LDI, inflation hedges and counterparty engagement
Insights

LDI, inflation hedges and counterparty engagement

What have rising inflation and volatile markets meant for liability-driven investment (LDI) strategies, and how does our engagement with counterparties work in practice? We recently held a webinar to discuss some of these issues.

The first LDI Investment Solutions webinar of the year was hosted by Simon Bentley, Managing Director and Head of Solutions Client Portfolio Management, with presentations from Kazmen Lian, LDI Solutions Structurer at Columbia Threadneedle, and Nina Roth, Director, Responsible Investment.

Repo update

Despite the high level of volatility that we’ve seen in recent months, particularly since the outbreak of war in Ukraine, repo funding costs remain very low and have continued to fall.

The benefits of using ‘special bonds’ for repo transactions have increased. These bonds are in demand at counterparty banks, and they include those with maturities up to 10 years and those that mature in 2050. If you post these bonds as security against your repo borrowing, you generally get a much better rate.

Dynamic LDI

With the majority of our LDI portfolios, we aim to allocate towards the cheaper of gilts and swaps, but we also aim to create value by switching between them. Recent volatility has helped our strategy.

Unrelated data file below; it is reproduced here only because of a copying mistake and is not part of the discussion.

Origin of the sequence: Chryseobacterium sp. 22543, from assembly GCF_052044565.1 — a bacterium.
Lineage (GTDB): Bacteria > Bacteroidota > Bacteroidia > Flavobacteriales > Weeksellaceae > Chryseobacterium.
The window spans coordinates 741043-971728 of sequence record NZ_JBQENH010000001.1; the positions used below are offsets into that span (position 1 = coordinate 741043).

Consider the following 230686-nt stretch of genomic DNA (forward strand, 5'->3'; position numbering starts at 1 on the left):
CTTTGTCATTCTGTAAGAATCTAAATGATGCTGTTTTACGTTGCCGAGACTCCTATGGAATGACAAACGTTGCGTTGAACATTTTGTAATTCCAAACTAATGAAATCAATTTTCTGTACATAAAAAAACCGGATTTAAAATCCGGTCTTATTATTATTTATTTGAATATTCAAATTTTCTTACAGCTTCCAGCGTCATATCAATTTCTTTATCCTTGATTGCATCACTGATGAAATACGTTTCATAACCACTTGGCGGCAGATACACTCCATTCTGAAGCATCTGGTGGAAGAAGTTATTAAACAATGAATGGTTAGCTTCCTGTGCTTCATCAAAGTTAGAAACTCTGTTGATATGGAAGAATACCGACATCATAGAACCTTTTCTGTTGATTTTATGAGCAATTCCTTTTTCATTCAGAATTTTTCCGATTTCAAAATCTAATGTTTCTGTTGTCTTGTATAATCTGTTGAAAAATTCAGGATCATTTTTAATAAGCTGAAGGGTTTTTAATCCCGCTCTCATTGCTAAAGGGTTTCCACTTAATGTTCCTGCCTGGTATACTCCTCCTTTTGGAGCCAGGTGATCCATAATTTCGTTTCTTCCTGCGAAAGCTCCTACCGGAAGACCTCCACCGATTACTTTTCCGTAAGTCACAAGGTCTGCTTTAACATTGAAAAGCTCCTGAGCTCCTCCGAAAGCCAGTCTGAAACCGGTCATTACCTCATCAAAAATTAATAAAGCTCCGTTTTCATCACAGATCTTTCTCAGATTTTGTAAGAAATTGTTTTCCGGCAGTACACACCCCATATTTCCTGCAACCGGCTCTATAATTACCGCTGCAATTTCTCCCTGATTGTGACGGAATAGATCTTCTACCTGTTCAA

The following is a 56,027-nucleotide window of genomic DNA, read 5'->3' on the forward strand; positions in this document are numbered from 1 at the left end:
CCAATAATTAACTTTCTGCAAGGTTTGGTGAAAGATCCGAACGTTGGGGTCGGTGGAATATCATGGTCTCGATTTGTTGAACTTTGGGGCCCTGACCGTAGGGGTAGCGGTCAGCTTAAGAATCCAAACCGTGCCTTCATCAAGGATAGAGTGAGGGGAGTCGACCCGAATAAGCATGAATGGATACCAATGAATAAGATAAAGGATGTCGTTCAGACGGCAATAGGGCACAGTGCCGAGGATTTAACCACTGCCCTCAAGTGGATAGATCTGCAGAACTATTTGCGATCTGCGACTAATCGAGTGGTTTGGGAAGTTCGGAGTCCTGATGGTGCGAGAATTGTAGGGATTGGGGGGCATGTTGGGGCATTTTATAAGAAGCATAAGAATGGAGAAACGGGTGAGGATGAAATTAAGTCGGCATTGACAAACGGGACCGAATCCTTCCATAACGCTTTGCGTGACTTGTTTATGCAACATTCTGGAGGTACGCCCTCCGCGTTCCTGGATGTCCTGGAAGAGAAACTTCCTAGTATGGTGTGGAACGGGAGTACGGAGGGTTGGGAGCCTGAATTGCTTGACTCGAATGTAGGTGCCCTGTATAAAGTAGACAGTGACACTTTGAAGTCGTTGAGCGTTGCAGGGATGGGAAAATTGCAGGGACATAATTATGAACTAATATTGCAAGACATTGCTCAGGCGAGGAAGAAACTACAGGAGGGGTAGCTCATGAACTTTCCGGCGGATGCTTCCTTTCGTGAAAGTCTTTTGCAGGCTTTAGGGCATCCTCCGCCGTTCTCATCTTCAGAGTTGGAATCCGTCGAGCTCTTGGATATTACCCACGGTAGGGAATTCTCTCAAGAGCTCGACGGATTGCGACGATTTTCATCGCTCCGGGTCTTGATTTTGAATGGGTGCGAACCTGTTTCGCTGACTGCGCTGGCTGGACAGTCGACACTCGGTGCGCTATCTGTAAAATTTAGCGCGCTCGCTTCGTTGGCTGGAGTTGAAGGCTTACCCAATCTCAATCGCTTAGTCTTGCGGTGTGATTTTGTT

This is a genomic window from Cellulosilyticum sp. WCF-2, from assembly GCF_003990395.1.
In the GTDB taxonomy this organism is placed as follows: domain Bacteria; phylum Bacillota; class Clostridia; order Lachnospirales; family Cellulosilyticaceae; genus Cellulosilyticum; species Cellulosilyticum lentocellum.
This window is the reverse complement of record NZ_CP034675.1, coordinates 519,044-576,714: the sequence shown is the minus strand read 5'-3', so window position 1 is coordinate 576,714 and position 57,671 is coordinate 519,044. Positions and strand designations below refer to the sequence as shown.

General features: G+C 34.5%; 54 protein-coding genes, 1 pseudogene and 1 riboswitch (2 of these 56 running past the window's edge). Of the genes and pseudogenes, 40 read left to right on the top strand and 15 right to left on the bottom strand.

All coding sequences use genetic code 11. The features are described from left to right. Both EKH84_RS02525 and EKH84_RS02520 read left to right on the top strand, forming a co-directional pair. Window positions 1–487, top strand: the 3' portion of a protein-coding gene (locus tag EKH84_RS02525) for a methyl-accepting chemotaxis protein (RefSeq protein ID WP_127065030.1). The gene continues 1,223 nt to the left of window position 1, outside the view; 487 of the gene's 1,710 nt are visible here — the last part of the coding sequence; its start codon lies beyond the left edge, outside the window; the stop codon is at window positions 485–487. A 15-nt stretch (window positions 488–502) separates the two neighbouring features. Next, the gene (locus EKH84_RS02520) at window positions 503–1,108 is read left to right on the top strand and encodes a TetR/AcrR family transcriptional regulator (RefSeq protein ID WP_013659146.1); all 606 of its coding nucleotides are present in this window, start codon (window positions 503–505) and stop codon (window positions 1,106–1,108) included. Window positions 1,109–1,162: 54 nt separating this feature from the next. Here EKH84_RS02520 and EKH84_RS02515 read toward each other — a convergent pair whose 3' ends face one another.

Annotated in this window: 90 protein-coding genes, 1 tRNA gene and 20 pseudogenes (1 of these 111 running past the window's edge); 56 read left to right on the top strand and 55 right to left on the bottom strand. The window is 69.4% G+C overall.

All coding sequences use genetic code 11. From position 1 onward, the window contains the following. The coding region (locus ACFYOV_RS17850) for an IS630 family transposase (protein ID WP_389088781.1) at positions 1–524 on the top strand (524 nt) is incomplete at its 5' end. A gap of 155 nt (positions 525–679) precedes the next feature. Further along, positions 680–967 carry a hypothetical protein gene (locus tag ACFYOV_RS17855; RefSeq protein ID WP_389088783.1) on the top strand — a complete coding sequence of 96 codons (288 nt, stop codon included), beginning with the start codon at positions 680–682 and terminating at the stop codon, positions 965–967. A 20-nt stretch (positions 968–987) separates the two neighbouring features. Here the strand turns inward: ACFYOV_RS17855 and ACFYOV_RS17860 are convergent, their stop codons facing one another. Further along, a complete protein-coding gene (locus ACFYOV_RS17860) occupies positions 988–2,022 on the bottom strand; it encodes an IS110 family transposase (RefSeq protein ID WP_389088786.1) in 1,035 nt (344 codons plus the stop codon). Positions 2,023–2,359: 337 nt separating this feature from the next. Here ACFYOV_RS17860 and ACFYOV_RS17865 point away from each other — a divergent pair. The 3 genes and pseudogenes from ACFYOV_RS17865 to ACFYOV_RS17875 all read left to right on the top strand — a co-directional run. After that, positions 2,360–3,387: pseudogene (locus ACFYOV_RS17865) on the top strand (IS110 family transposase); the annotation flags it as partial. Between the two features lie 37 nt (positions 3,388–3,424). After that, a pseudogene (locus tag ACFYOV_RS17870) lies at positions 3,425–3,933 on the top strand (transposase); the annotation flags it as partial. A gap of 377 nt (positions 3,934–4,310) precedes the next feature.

We still expect gilts to underperform swaps in the medium term, given the elevated levels of gilt supply anticipated by the market.

At the beginning of the year, gilts cheapened relative to swaps, driven by expectations of a flood of UK government bonds coming to the market and a rise in pension buyout activity, which bolsters demand for swaps.

The war in Ukraine prompted a flight to quality, which has increased demand for gilts and led them to outperform swaps since the end of February. Despite this, we still expect gilts to underperform swaps in the medium term, given the elevated levels of gilt supply anticipated by the market.

Changes in LPI

With LDI investments, we are trying to match assets against changes in liabilities. When we measure the changes in a pension scheme’s liabilities due to inflation, these liabilities can be linked to consumer or retail price indices, additionally, pensions in payment are commonly linked to limited price indexation (LPI), which effectively caps and floors increases and decreases in the index – and therefore payments – at certain levels.

Delta hedging

The assets held within an LDI portfolio will typically reference RPI and so we need to calculate the equivalent amount of RPI required to match an LPI liability (known as delta hedging). For example, when inflation is midway between a cap and a floor, the LPI liability has roughly a one for one link to RPI. However, the sensitivity of an LPI linked liability to RPI reduces as inflation approaches the cap or floor, and once through the cap or the floor the LPI linked liability becomes a fixed liability.

Outcomes

We’ve seen large increases in both realised and expected inflation levels over the past year. In theory, as inflation expectations rise the inflation hedge ratio (where 100% is fully hedged) should increase. This is because the inflation sensitivity of the liabilities decreases, whilst that of the assets remains unchanged.